I’ve attached some photos from the crazy post closing ceremony period and here is a PDF copy of the Final Communiqué as presented to Her Majest Queen Elizabeth II and provided to CHOGM. CYF 2011 Communique FINAL

The Pacific Boys teach Aussie boy Francis the Haka post CYF Closing Ceremony

Post Closing Ceremony photos were happening everywhere!

Me & Al-Karim, Canadian delegate and 1 of 2 Rappatuers for our thematic group

Myself and Seb, the spokesperson and face for our group's alternate Communique proposal

Khadija and I - the 2 South Australian Delegates at CYF

Last but not least here’s the video shown as part of the closing Ceremony. You can see other clips from the week at the CYF2011 YouTube Channel

This is Our Commonwealth, Our Future.

Consensus – The struggle to find a voice – Day 3 CYF 2011

Am now back on home soil writing this in retrospect which means I’ve lost some of the intensity and perspective my earlier blogs had, but all the same I’ll do my best to capture the final days of the 2011 Commonwealth Youth Forum starting with Day 3.

Day 3 started with a keynote from Sami and Canadian Senator Segal from the Eminent Person’s Group touching on the work of the EPG and skating over some of the recommendations they’d made.

The Eminent Person’s Group was put together from a number of high flying individuals (ex-presidents/ministers/high ranking officials and a youth Rep – Sami) who were brought together to look at the Commonwealth and make recommendations to CHOGM on their findings. Unfortunately the EPG report was prevented from being released publicly prior to CHOGM. However both Hon. Michael Kirby and Senator Segal touched on the issues it dealt with and shed some light for us.

After the morning session we broke into our groups again to look at our recommendations. As this point our thematic group had separated into 3 smaller groups to deal with our specific recommendations. The group I worked in was looking at Financial Access (see Day 2’s blog which also refers to this) as a key to enabling young people to be partners in improving the livelihoods of all people’s across the Commonwealth. Our group, like most others, had some very heated and intelligent debate (although from the outside it was clear everyone was already on the same page but were just expressing different angles of the issues!). Building on earlier conversations within Thematic Group 5 and the words of all our guest Speakers (with particular references to the EPG) our group felt very strongly that rather than another communiqué of 15 or so recommendations we needed to do something different. Something bold, attention grabbing and out of the box. This idea developed into a strong proposal to have one recommendation regarding financial access which would have benefit to a wide range of stakeholders and have the capacity to implement many of the other recommendations at a grass roots level with young people at the helm.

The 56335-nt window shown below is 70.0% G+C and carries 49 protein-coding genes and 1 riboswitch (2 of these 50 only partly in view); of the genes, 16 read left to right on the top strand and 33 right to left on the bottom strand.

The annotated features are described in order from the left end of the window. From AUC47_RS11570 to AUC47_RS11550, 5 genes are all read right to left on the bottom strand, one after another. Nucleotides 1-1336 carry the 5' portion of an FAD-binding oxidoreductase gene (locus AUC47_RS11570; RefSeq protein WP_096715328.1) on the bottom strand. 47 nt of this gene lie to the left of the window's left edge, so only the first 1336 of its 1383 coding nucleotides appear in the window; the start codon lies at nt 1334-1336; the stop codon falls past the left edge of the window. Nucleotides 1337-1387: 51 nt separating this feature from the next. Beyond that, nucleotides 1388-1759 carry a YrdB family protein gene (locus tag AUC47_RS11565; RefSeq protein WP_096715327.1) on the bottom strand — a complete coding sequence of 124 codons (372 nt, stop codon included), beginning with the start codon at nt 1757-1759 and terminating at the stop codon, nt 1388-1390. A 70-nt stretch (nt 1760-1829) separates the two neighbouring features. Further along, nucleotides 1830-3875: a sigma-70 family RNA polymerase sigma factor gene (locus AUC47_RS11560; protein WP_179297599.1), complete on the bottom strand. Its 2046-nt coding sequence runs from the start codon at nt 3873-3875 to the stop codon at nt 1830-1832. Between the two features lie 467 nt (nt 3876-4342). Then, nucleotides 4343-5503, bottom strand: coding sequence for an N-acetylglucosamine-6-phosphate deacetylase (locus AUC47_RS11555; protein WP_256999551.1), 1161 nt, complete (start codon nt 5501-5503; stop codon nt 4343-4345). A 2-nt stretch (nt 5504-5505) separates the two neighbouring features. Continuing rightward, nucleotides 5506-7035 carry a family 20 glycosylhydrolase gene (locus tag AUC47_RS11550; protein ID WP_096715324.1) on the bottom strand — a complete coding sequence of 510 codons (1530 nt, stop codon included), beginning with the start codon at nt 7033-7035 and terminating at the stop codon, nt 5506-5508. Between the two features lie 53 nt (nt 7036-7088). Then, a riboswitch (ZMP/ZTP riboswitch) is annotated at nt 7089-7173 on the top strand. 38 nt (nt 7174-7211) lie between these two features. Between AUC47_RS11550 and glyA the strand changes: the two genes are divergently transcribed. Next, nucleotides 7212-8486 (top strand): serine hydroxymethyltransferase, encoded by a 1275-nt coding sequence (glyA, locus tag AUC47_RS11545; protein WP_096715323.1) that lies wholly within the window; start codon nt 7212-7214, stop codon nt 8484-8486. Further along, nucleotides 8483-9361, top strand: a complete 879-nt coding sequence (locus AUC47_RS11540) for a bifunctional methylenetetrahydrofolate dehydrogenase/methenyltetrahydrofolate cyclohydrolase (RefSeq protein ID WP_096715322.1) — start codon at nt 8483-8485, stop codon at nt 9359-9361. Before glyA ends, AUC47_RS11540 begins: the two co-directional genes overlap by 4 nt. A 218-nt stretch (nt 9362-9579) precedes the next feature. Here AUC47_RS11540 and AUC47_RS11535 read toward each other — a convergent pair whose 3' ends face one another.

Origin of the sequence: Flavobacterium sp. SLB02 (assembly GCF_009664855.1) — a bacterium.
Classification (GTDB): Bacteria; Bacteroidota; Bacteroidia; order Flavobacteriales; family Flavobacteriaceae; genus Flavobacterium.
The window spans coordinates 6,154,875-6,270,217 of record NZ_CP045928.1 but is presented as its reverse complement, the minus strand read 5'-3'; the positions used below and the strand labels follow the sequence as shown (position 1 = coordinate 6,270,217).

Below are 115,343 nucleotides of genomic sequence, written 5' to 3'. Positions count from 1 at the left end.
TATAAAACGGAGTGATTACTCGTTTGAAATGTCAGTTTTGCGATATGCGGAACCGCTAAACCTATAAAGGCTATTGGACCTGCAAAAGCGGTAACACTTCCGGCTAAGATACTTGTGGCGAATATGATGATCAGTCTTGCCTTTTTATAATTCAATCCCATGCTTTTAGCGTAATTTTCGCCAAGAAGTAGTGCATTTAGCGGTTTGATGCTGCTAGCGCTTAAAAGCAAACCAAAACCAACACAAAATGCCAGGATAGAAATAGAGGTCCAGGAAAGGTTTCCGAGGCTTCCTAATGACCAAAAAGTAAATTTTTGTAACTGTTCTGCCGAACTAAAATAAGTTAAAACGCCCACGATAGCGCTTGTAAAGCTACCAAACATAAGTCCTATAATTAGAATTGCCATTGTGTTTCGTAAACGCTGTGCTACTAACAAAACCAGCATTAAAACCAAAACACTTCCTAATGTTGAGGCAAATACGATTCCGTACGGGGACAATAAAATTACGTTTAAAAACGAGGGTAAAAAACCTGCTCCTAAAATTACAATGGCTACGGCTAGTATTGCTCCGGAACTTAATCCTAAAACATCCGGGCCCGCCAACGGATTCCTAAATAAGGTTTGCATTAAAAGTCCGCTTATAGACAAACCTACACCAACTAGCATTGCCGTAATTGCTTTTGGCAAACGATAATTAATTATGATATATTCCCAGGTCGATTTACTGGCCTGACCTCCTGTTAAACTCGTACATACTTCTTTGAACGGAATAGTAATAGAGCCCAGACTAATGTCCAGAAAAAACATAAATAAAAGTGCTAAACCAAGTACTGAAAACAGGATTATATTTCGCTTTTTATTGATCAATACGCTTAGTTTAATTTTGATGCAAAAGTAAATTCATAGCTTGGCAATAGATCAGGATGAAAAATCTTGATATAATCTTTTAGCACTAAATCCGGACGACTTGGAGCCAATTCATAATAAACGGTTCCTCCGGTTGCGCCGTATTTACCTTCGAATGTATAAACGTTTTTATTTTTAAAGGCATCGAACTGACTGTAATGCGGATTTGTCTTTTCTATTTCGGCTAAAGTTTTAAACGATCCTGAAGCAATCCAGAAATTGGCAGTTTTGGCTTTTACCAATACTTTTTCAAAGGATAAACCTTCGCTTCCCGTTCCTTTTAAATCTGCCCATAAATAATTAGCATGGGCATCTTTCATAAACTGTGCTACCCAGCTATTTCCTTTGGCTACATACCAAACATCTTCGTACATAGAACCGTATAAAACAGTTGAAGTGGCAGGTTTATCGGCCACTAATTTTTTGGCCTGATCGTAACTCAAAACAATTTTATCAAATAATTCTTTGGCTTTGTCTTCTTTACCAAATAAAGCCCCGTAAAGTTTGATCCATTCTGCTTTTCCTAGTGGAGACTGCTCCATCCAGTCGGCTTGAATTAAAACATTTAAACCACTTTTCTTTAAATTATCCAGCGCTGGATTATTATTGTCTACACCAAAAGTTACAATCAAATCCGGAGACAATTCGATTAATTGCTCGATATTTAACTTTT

The gist of our proposal was for the Commonwealth Heads of Government to support/establish an independent youth led governing body to oversee the administration of a youth development fund.

Our thinking behind this wasn’t to magically solve every other problem addressed by every other recommendation but rather to be more strategic and powerful in our communiqué by A) positioning Young People as partners willing and ready to act and take responsibility for implementing solutions B) aligning to the ideas behind the EPG report as shared with us by our guest speakers (and to think outside the box!) and C)to position the Communiqué in such as way that is demanded an answer – having only one recommendation essentially would mean that any answer from CHOGM would directly relate to our recommendation rather than a a vague wash over 15 recommendations.

All of this then led to the question – how do we get the other delegates on board who have all been working very hard on their recommendations and might struggle to let go of what they’d expected (15 recommendations across the 5 thematic groups)….We didn’t have the opportunity to find the answer to this question as like every other day at CYF we were over scheduled and ran out of time and being ushered into the next session.